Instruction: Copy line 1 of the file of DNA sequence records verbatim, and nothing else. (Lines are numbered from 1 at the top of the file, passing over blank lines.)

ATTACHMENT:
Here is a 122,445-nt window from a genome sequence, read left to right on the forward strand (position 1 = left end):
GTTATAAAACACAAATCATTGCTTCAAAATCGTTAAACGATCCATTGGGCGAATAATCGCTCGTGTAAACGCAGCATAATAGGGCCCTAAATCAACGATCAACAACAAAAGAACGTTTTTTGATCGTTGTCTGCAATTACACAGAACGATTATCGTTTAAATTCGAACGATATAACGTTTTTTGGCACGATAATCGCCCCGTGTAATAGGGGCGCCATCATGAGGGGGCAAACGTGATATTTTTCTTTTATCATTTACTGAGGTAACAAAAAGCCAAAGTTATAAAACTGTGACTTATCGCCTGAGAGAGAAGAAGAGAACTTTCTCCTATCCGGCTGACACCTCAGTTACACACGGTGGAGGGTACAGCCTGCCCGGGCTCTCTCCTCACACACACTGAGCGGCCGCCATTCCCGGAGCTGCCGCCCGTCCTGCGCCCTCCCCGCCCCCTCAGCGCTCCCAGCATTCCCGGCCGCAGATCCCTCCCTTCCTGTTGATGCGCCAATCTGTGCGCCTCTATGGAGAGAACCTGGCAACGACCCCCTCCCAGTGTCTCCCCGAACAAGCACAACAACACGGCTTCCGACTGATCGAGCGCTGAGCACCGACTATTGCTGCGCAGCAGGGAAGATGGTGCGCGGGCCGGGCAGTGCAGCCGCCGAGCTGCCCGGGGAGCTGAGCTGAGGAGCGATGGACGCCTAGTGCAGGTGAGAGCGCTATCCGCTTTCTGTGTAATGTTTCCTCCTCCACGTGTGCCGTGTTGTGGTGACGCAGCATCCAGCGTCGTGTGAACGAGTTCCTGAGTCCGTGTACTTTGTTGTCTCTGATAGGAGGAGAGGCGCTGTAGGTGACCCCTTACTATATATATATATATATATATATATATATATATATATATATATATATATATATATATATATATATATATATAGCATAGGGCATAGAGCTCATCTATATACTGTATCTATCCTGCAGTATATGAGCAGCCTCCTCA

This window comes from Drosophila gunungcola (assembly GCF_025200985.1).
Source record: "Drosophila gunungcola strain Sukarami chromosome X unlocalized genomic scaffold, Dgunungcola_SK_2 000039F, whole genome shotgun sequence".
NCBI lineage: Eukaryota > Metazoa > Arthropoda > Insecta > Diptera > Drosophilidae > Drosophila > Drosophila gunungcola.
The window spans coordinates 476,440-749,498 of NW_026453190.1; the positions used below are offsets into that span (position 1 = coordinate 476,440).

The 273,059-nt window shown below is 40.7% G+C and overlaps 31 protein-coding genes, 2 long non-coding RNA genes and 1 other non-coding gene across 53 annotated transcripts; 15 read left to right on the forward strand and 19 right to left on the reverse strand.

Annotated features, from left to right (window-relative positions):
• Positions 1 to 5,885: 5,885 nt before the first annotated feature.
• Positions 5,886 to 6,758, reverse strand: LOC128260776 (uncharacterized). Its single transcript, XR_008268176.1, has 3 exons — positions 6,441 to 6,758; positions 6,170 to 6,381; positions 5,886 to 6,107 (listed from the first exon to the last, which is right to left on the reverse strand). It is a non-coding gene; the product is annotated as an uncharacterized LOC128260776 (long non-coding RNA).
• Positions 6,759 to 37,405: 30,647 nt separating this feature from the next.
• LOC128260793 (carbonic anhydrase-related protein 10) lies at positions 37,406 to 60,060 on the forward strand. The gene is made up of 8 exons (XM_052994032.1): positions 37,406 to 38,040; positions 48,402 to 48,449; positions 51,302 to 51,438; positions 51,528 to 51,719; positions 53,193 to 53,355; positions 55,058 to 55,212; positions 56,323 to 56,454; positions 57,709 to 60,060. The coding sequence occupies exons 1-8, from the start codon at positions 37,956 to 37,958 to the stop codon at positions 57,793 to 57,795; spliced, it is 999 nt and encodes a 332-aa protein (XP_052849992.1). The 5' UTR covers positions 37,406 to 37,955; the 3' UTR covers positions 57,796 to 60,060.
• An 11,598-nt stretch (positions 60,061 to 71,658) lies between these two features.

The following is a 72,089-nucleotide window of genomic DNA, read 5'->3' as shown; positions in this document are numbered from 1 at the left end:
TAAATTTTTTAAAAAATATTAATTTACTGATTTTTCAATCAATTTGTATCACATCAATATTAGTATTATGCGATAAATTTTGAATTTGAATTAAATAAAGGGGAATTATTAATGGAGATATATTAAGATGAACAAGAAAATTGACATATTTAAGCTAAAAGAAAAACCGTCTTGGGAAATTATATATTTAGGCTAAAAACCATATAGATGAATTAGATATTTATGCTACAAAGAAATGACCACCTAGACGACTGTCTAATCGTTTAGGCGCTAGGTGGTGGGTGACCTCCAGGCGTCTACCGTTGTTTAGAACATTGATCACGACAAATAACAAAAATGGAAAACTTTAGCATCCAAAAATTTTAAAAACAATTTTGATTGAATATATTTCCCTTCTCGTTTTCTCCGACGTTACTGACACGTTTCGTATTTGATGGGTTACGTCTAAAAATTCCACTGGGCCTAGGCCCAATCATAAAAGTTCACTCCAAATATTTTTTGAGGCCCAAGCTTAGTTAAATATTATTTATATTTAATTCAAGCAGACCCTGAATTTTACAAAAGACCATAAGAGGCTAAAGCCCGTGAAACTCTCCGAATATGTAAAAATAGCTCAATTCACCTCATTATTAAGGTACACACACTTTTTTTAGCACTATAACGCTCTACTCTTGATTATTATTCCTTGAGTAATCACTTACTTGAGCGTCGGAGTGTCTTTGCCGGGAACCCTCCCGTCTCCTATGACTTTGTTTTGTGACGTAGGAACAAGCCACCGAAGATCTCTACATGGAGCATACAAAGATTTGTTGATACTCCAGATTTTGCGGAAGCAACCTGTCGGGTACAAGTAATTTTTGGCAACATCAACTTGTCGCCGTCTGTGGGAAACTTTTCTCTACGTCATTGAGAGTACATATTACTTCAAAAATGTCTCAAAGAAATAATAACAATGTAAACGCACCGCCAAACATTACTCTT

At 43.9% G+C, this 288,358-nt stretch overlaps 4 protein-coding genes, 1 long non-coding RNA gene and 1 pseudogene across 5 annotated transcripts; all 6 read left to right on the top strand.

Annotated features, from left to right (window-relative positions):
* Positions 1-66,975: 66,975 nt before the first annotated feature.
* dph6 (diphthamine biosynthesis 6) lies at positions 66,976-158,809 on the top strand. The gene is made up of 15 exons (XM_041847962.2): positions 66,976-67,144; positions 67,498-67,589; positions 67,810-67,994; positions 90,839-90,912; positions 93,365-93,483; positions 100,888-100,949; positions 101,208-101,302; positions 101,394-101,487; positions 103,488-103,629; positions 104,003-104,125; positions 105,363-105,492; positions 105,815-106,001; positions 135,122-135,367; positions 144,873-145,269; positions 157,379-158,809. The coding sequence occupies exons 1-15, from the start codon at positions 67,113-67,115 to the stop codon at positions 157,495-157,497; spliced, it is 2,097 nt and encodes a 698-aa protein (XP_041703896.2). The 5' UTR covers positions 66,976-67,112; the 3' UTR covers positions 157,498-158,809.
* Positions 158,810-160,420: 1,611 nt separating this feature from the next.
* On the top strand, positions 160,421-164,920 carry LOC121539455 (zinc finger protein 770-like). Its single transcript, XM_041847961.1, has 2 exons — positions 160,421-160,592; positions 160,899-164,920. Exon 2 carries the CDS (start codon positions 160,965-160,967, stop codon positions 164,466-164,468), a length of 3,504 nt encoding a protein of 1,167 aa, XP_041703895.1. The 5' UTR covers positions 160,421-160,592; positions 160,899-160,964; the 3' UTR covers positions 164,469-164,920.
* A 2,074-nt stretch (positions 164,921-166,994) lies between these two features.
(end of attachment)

Here is a 122,445-nt window from a genome sequence, read left to right on the forward strand (position 1 = left end):